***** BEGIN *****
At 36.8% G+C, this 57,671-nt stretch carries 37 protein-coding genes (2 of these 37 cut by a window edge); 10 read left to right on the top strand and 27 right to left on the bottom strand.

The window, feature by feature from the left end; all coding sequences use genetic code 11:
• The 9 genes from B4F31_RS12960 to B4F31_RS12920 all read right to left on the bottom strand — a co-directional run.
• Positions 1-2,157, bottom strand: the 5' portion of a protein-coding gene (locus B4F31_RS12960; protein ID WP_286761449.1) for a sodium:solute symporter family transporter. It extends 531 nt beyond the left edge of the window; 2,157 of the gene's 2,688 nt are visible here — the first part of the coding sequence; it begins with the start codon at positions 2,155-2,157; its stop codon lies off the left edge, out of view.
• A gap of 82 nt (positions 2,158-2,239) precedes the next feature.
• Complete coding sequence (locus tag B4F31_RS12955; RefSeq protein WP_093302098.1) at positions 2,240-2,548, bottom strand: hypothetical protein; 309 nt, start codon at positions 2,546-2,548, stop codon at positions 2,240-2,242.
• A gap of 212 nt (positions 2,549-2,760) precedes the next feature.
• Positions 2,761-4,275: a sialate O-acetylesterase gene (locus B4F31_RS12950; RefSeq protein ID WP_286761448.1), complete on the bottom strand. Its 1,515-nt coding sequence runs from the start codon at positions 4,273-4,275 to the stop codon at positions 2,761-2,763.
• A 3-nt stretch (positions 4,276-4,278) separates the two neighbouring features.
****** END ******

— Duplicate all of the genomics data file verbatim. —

At 36.8% G+C, this 57,671-nt stretch carries 37 protein-coding genes (2 of these 37 cut by a window edge); 10 read left to right on the top strand and 27 right to left on the bottom strand.

The window, feature by feature from the left end; all coding sequences use genetic code 11:
• The 9 genes from B4F31_RS12960 to B4F31_RS12920 all read right to left on the bottom strand — a co-directional run.
• Positions 1-2,157, bottom strand: the 5' portion of a protein-coding gene (locus B4F31_RS12960; protein ID WP_286761449.1) for a sodium:solute symporter family transporter. It extends 531 nt beyond the left edge of the window; 2,157 of the gene's 2,688 nt are visible here — the first part of the coding sequence; it begins with the start codon at positions 2,155-2,157; its stop codon lies off the left edge, out of view.
• A gap of 82 nt (positions 2,158-2,239) precedes the next feature.
• Complete coding sequence (locus tag B4F31_RS12955; RefSeq protein WP_093302098.1) at positions 2,240-2,548, bottom strand: hypothetical protein; 309 nt, start codon at positions 2,546-2,548, stop codon at positions 2,240-2,242.
• A gap of 212 nt (positions 2,549-2,760) precedes the next feature.
• Positions 2,761-4,275: a sialate O-acetylesterase gene (locus B4F31_RS12950; RefSeq protein ID WP_286761448.1), complete on the bottom strand. Its 1,515-nt coding sequence runs from the start codon at positions 4,273-4,275 to the stop codon at positions 2,761-2,763.
• A 3-nt stretch (positions 4,276-4,278) separates the two neighbouring features.